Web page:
Jennifer Malin, MD, staff vice president, Clinical Strategy, Anthem, said that while there are a lot of quality measures being developed by several organizations, care gaps persist.
Although there are a lot of quality measures currently available, are there gaps that need to be filled? Jennifer Malin, MD, staff vice president, Clinical Strategy, Anthem, said that while there are a lot of quality measures, with ASCO taking a lead in developing these, gaps persist. “Some of the quality measures are maybe too general to really differentiate high quality and low quality care,” Malin said, adding that measures might be too general to end up being meaningful.
There’s also the possibility of measure fatigue, especially in cancer, with its many subtypes, with specific treatments for each. What would be ideal, Malin said, would be the development of cross-cutting measures, such as Anthem’s approach for pathways adherence, which helps measure if the most appropriate treatment is being delivered. “The issue is coming up with a succinct number of measures that are really meaningful. It’s hard to do that with 200, but at the same time you need measures that don’t leave rare cancers, where arguably it’s the biggest challenge in making sure people get appropriate care, out of the picture,” Malin added.
Jason C. Goldwater, MA, MPA, senior director, National Quality Forum (NQF), agreed with Malin that care gaps do exist, and explained how NQF is working to explore these breaks and workout ways to fill them up. NQF, Goldwater said, facilitates and leads the Measure Application Partnership, which “brings together a lot of national experts in the area of oncology, again, from numerous sectors from payers to providers to consumers and so forth that talk about the measure gaps and talk about the measures that are needed.” The resulting recommendations are then turned in to the CMS with the hope of being commissioned.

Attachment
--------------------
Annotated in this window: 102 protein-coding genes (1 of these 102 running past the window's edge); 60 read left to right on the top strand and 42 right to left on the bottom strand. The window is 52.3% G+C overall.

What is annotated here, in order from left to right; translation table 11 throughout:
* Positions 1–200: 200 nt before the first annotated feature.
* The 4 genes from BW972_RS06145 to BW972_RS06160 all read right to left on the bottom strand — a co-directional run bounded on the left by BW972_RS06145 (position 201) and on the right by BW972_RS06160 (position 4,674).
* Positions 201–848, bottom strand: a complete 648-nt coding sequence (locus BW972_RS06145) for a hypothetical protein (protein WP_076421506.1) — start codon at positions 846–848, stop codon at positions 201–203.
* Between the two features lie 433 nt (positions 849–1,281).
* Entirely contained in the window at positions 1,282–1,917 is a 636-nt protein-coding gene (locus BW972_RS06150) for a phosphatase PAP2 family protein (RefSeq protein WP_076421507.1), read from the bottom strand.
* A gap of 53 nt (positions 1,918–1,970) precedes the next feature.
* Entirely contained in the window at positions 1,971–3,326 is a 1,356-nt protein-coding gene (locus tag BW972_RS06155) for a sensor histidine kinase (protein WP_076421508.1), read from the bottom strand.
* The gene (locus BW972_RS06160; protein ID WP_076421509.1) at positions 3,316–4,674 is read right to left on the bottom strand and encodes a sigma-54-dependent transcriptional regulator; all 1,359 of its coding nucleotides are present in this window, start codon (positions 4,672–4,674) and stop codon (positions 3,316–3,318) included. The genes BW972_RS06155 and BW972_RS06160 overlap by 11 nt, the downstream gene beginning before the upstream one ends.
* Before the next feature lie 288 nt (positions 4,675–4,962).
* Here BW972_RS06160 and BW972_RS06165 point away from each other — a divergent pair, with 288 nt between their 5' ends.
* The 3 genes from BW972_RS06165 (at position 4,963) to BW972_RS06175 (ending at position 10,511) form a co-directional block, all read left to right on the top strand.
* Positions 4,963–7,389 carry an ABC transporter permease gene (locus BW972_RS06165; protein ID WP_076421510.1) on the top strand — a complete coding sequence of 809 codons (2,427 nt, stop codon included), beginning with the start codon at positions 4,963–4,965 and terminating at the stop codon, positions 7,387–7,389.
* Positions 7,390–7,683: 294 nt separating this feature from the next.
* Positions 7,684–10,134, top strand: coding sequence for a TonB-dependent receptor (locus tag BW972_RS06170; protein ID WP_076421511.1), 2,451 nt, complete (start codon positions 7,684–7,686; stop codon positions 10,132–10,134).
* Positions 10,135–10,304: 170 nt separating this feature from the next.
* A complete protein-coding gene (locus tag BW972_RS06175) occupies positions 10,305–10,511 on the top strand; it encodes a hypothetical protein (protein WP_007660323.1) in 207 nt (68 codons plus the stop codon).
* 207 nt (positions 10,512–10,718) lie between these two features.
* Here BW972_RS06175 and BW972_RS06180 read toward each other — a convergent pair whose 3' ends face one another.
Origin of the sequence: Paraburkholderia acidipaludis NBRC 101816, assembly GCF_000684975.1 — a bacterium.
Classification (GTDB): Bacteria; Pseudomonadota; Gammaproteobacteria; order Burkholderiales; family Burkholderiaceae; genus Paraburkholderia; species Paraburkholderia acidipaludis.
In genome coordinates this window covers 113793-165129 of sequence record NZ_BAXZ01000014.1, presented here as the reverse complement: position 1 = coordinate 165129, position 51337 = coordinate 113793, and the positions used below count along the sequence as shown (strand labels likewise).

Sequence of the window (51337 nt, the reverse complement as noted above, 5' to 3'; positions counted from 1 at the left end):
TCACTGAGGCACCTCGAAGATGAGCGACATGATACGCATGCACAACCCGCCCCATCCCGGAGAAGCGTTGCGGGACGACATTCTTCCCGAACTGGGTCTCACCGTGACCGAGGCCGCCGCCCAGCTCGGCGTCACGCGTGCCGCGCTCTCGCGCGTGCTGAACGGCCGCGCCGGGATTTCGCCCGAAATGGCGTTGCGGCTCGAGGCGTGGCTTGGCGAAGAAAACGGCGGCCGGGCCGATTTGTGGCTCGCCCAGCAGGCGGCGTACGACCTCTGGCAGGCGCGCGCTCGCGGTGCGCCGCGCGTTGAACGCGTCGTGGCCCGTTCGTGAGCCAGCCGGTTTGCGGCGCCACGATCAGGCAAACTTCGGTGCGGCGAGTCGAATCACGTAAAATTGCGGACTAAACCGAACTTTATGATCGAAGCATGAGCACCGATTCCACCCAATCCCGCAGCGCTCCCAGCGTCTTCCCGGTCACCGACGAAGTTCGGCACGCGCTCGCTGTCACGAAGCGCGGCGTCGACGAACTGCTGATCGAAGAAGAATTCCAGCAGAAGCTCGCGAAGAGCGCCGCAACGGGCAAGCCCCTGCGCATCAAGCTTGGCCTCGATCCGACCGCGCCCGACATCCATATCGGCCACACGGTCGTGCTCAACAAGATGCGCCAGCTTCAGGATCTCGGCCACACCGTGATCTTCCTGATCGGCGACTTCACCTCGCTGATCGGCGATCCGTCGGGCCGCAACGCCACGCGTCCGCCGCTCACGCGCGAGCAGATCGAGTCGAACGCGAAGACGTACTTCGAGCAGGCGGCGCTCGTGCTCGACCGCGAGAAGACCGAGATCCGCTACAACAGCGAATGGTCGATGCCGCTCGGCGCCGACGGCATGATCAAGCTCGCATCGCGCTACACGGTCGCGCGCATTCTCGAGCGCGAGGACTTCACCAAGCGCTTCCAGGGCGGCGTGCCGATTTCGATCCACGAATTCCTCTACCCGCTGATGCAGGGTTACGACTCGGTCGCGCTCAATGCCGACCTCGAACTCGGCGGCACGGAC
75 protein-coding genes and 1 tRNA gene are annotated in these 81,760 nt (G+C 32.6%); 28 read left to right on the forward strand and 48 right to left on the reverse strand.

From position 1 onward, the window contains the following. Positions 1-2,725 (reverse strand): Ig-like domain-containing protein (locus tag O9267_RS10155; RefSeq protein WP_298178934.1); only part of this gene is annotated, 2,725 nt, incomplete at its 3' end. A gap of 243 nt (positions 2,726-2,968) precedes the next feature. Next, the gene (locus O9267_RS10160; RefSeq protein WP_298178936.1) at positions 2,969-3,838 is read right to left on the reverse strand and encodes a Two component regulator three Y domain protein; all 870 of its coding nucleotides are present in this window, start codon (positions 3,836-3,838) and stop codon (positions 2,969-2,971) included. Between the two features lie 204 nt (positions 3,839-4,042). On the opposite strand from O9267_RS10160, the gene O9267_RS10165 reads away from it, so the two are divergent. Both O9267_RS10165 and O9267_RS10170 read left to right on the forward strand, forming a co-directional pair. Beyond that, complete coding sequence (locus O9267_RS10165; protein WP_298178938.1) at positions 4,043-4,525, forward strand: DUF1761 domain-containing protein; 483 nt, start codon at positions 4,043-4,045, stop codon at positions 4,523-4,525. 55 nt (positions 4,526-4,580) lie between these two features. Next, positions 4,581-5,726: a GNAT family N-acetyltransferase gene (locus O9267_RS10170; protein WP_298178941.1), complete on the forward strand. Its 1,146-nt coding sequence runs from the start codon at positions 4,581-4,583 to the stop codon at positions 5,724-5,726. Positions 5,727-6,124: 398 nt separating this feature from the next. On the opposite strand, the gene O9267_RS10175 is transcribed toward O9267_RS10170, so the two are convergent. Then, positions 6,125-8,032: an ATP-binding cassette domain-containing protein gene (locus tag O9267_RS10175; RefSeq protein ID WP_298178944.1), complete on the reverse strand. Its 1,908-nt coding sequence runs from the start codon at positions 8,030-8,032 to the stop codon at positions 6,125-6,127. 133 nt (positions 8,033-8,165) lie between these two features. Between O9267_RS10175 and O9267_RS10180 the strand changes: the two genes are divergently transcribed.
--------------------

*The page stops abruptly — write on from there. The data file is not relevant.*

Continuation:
Goldwater specifically discussed gaps in palliative and end-of-life care and also being able to understand disparities in cancer care, driven by socioeconomic and other factors. This, he believes, can help direct efforts in the right direction. “I think that we're still evolving that area and still working through to understand what we can best do to fill those gaps whether they come through a CMS sponsored project or whether they come from an organization's own initiative to determine whether or not that gap can be identified and filled and filled in such a way that it would create a sustainable metric that would be able to be used and evolved over time,” Goldwater added.
Linda Bosserman, MD, assistant clinical professor and staff physician, City of Hope, is hopeful about Anthem’s efforts to provide patient outcomes data to the individual physician or clinic—whether they visited the emergency room or the hospital, the frequency of the visits, etc. this information, Bosserman said, is usually not available in real-time to the clinic, unless they have a system in place that queries the patient on it. “It's really going to take this larger partnership, partnership between the primary doctors. How are we looking at overall health outcomes at the primary care levels…the hospital, the emergency room, and then how do we tie in hospice and palliative care in more effective ways. There are a lot of gaps and huge opportunities,” Bosserman said. These conversations between providers and payers can push us toward solutions, she said.